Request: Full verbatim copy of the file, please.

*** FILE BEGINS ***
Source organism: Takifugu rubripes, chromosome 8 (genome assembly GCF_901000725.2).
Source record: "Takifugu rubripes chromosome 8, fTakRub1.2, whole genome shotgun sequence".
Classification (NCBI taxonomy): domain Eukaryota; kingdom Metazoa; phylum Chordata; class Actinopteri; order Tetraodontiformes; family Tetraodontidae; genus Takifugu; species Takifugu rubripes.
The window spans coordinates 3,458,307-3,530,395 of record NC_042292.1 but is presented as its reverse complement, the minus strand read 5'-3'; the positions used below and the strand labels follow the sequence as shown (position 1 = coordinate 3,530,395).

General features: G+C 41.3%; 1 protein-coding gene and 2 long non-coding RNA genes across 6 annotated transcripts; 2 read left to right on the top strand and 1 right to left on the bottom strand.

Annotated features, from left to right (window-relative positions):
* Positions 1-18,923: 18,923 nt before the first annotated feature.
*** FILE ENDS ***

Source organism: Takifugu rubripes, chromosome 8 (genome assembly GCF_901000725.2).
Source record: "Takifugu rubripes chromosome 8, fTakRub1.2, whole genome shotgun sequence".
Classification (NCBI taxonomy): domain Eukaryota; kingdom Metazoa; phylum Chordata; class Actinopteri; order Tetraodontiformes; family Tetraodontidae; genus Takifugu; species Takifugu rubripes.
The window spans coordinates 3,458,307-3,530,395 of record NC_042292.1 but is presented as its reverse complement, the minus strand read 5'-3'; the positions used below and the strand labels follow the sequence as shown (position 1 = coordinate 3,530,395).

General features: G+C 41.3%; 1 protein-coding gene and 2 long non-coding RNA genes across 6 annotated transcripts; 2 read left to right on the top strand and 1 right to left on the bottom strand.

Annotated features, from left to right (window-relative positions):
* Positions 1-18,923: 18,923 nt before the first annotated feature.